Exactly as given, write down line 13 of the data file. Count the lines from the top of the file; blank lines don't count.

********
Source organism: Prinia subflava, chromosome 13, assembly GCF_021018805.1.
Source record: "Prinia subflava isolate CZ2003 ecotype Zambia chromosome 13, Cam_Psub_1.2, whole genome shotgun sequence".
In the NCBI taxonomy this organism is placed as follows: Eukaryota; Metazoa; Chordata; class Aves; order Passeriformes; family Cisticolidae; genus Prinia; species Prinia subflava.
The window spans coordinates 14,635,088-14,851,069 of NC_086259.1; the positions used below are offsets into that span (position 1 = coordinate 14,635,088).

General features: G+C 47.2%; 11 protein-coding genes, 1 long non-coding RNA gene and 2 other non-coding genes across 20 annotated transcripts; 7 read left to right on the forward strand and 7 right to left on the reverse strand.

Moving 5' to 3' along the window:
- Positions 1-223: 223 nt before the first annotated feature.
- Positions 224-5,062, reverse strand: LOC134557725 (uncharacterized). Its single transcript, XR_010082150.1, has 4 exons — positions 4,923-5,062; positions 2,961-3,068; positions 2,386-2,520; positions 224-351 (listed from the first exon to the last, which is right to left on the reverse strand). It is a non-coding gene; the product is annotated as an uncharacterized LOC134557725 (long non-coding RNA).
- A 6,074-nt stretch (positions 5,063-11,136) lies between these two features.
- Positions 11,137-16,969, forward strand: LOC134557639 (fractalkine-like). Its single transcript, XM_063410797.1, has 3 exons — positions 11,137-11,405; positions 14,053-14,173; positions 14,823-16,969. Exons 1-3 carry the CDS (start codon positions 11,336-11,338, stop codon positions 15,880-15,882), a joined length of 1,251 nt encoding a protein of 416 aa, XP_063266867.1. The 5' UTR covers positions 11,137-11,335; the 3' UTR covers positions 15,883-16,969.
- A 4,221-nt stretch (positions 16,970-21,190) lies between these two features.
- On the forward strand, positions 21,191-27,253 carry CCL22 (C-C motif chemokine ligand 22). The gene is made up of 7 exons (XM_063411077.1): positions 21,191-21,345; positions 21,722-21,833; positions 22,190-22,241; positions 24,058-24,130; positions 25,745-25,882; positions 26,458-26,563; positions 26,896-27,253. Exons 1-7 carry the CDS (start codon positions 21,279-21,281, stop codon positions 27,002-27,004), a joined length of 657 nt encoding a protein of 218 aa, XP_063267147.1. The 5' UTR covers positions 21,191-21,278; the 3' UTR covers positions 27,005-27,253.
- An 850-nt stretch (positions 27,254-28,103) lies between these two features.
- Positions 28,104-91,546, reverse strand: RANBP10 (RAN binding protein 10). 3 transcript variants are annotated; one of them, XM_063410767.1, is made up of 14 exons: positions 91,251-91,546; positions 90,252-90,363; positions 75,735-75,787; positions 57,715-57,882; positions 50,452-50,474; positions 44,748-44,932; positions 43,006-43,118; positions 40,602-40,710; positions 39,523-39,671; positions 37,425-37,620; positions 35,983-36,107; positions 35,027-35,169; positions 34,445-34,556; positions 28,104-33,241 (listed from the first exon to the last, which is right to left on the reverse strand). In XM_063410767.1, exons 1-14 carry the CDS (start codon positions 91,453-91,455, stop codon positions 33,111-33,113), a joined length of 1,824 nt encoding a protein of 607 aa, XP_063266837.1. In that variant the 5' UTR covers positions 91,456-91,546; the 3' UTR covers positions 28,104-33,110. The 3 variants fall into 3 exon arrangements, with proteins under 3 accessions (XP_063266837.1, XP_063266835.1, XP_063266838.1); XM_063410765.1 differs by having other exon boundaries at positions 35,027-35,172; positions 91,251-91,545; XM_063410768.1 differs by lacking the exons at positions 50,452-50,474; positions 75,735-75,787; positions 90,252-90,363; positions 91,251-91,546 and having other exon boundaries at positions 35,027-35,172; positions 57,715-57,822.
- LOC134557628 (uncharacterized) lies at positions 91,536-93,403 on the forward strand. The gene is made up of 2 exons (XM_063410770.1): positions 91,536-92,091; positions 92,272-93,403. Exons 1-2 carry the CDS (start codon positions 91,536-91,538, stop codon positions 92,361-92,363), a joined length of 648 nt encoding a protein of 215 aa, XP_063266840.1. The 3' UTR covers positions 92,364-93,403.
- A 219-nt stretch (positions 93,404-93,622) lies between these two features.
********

- An 850-nt stretch (positions 27,254-28,103) lies between these two features.